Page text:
I’m working with a colleague of mine (Amy Hofer of Threshold Concepts fame) to create a suite of tutorials that are going to be integrated into online University Studies (think General Education) classes. One of the learning objects we plan to create is envisioned as being called “good for what?” Students tend to look at sources very much in black and white; a source is either good or bad. And they usually want a librarian or their instructor to tell them definitively whether a source they found is good or bad. But we all know it’s not so simple. Throughout our suite of tutorials, we plan to talk more about determining what kinds of evidence you need to answer your question (this article on the BEAM model as well as Barbara Fister’s and Kate Ganski’s excellent posts on the are great places to start if you want to question your own teaching of “sources”) than what types of sources are good, and this tutorial will use concrete examples to get students thinking about whether something is good or bad in the context of their own research question and the sorts of evidence they need to make a case. It’s all about context, right?
Ironically, I think librarians sometimes don’t take context enough into account when creating information literacy learning objects. Like I wrote about in my post about Library DIY, I think many libraries first developed tutorials based on the way we teach in the classroom, when most tutorials are actually meant to be used at a students’ point of need. A tutorial designed to help a student at their point of need should look a lot more like a reference desk interaction than classroom instruction. However, that doesn’t mean that learning objects based on the way we teach in the classroom are bad. They’re absolutely fine when assigned to students in a class as part of their learning in a class. In online classes that do not have synchronous components, this may be the only way for a librarian to provide instruction that is course-integrated. And when well-integrated, with discussion or activities or assessment attached to the viewing of a tutorial, it can be a very effective learning tool.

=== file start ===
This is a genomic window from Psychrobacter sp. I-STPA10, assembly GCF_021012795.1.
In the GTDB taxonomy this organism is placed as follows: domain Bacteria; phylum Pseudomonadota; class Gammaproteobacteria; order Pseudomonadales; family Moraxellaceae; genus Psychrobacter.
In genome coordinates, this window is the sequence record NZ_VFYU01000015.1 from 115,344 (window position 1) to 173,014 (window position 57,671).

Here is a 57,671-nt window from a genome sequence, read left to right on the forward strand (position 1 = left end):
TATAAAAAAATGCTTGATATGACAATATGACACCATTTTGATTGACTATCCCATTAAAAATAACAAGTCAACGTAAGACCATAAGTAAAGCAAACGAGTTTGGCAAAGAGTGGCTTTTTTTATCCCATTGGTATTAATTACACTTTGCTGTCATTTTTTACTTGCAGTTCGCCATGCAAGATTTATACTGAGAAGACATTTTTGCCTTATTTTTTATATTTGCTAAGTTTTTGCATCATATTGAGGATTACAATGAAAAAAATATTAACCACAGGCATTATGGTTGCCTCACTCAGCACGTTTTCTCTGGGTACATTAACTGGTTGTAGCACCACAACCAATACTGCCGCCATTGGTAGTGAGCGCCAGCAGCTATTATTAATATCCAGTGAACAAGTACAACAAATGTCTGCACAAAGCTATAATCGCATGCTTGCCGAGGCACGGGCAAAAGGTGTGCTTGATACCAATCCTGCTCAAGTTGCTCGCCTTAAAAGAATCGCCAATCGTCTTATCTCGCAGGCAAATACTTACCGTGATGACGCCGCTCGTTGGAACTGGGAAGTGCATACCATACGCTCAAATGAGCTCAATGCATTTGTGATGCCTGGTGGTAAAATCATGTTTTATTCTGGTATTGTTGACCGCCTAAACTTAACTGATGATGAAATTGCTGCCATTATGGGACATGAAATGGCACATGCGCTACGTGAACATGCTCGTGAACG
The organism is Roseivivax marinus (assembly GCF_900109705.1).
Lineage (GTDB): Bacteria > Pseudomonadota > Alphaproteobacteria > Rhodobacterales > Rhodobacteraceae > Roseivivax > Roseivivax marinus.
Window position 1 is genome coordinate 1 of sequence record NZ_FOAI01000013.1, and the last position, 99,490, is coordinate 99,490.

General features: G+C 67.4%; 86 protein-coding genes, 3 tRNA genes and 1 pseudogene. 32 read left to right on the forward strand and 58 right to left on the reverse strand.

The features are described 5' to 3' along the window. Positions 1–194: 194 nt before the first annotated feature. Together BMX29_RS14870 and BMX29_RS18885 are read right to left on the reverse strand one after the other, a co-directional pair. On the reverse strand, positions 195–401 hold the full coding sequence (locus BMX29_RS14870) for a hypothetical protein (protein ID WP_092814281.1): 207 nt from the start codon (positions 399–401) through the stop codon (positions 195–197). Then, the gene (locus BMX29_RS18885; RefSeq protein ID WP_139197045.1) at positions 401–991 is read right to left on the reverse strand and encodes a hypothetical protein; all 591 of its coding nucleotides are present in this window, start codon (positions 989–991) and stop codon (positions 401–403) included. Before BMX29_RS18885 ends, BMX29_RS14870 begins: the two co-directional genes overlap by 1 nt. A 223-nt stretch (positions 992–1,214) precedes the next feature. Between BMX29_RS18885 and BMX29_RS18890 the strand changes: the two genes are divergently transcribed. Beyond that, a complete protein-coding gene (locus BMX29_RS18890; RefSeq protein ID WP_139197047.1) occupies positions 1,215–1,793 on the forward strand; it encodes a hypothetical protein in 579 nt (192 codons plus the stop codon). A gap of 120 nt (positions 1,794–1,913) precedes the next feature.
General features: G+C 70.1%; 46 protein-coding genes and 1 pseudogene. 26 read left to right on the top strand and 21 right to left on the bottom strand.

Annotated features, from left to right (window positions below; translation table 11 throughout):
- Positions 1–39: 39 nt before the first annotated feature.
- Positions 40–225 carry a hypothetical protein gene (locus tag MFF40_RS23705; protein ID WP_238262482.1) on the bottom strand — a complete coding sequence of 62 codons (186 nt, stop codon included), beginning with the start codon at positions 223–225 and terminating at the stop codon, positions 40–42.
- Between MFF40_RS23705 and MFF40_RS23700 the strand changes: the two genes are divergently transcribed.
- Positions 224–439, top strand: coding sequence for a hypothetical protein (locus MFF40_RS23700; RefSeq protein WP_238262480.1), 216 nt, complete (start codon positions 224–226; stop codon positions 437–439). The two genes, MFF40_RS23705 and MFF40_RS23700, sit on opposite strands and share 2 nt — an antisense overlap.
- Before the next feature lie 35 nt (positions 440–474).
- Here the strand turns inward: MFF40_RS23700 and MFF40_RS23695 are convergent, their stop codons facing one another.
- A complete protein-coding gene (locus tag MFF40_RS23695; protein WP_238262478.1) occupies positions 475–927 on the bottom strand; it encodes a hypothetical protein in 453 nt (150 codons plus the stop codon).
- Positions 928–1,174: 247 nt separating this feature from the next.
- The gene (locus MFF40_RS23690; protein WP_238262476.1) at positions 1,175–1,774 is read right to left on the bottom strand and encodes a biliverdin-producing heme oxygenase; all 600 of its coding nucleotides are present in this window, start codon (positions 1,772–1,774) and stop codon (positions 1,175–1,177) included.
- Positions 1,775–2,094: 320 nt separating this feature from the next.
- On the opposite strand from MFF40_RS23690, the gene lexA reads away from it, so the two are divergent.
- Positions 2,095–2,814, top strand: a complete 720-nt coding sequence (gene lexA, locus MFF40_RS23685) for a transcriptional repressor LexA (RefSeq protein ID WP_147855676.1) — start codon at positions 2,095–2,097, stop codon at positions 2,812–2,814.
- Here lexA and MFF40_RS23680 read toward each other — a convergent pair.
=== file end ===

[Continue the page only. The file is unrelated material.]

Just like with the black-and-white thinking students usually exhibit about sources being good or bad, I think we often view methods of tutorial creation as good or bad. Really, we would also be evaluating technologies and methods for tutorial creation based on the individual context. I remember when screencasting software, like Adobe Captivate and TechSmith’s Camtasia, first started being used in libraries. Between 2004 and 2006, there was extreme enthusiasm for screencasting and I think people saw it as the magic bullet for creating more engaging tutorials and more effective learning. Why create a boring tutorial with text and screenshots when you can concretely show someone every step of how it’s done in a video? Many librarians abandoned their dull HTML tutorials and created screencasts for using databases, downloading eBooks, and more.
Over time, we learned that maybe screencasting wasn’t actually good for everything. The first time a database interface changed shortly after you created a screencast on it was pretty painful right? In many cases, you have to start nearly from scratch when an interface changes, whereas with an HTML tutorial, you just change a few screenshots and text and you’re good to go. Also, some began questioning whether screencasts were good for students learning how to use tools like our databases. Lori Mestre’ work has been very influential for me (see “Student preference for tutorial design: a usability study” and “Matching up learning styles with learning objects: what’s effective?”) and I’m surprised that I haven’t seen more studies aimed at comparing the efficacy of (or even student preferences for) different types of tutorials. Mestre found that most students prefer HTML tutorials with screenshots that they can easily refer back to and that they were better able to complete tasks when using HTML tutorials than screencasts.